Year Zero: A History of 1945
By Ian Buruma
For the victors of the Second World War, 1945 was “Year Zero, the perfect moment to create a new society on the ruins.” Sometimes such delusions bore great fruit: Japan was transformed from a militarist aggressor into a peaceful economic giant, and genocidal Germany somehow gravitated toward the bosom of a united Europe (at least, its Western half did). Elsewhere, uncontrolled possibilities in the postwar chaos thrived before the re-imposition of order. Spontaneous and exultant postwar sex—to the great joy of liberating Canadians soldiers in Holland, especially—quickly ceded its place to a status quo of prudery. “Fraternizing” Dutch women would have their hair cut off by moralizing mobs. There was also a slim and bloody window for revenge in peacetime: for victorious Russians to rape German women, for post-Vichy France to torment female “horizontal collaborators,” for brigades of Jewish soldiers to assassinate Nazis and, most perversely, for anti-Semites to kill or steal from Jews returning from death camps.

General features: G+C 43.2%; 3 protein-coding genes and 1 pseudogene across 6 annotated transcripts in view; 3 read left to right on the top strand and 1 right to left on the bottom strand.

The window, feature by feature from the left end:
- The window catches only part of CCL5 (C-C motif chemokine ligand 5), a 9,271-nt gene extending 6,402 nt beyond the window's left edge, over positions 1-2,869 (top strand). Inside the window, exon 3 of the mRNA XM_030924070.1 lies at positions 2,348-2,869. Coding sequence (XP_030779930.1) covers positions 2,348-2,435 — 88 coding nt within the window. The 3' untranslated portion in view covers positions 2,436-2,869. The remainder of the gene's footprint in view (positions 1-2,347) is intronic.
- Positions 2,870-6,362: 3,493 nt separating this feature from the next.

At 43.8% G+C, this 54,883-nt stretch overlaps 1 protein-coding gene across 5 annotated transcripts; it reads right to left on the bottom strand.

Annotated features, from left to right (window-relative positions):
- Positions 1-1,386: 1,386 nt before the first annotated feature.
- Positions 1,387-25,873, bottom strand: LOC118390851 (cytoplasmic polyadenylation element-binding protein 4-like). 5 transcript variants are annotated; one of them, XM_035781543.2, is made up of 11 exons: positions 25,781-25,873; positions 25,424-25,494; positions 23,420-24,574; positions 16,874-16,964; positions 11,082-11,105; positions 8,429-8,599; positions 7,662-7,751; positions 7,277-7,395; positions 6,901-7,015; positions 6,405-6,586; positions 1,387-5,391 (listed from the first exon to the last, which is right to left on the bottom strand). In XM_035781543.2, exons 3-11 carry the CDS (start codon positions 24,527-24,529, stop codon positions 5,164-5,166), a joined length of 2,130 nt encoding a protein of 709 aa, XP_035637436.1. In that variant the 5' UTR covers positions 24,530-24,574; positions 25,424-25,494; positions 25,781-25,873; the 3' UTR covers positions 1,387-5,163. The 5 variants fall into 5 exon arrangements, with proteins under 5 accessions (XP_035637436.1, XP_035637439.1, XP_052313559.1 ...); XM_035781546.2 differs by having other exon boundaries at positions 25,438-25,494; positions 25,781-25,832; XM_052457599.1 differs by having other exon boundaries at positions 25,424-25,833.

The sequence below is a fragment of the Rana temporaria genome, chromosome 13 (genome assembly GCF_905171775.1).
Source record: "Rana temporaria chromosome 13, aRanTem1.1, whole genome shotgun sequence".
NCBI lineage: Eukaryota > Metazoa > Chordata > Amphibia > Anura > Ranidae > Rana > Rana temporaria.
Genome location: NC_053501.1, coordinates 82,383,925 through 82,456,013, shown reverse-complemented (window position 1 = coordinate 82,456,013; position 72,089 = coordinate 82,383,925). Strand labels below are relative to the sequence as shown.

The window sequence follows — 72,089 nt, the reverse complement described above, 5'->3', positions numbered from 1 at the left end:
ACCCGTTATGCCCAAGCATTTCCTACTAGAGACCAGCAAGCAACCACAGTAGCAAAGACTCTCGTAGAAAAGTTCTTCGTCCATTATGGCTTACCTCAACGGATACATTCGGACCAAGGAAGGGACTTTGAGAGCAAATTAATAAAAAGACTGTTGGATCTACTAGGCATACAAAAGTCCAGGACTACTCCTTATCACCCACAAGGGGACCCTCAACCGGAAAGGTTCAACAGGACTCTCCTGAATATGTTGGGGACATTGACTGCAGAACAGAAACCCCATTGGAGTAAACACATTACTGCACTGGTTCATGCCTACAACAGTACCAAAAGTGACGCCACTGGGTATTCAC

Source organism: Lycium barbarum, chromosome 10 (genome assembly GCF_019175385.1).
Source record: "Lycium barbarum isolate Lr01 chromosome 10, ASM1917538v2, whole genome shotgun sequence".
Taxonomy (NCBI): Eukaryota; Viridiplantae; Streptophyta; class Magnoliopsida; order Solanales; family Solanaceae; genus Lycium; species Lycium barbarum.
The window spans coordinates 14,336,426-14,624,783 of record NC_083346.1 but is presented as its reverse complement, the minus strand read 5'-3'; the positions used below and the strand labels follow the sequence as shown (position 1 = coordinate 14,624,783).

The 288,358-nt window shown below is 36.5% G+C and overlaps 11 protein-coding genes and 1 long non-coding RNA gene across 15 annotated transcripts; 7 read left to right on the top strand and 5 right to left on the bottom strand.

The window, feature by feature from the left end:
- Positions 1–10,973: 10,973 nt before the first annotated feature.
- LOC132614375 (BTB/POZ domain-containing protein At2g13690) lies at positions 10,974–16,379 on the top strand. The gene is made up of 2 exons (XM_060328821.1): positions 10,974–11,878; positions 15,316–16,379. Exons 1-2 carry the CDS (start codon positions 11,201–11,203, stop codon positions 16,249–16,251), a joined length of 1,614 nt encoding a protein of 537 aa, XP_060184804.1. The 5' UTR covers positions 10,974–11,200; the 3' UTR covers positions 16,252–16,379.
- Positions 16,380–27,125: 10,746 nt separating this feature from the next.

Much of what the victors of the Second World War dreamed—often improbable—remains with us. Yes, understanding 1945 helps us understand today. Yet many of Ian Buruma’s best stories represent failed possibilities and historical dead ends. Buruma is sufficiently alive to contingency to refrain from tidying up history. He trusts the reader with such complexity.
The scope of this book is narrow in time but breathtaking in geography. In any given chapter, Buruma pursues his arguments with examples from France, Germany, China, the Philippines, Algeria, Korea, Japan, Syria and more. Buruma credibly pulls this off, because he has lived in so many places and speaks so many languages. But it comes at a cost: There are few recurring characters, and readers had better be paying enough attention to absorb crash courses in Indonesian nationalism in just seven pages, or in imperial European duplicity in Syria in a mere three. If they can manage to hold on to themes without fretting about the kaleidoscope, they’re in for a treat.
Andrew Stobo Sniderman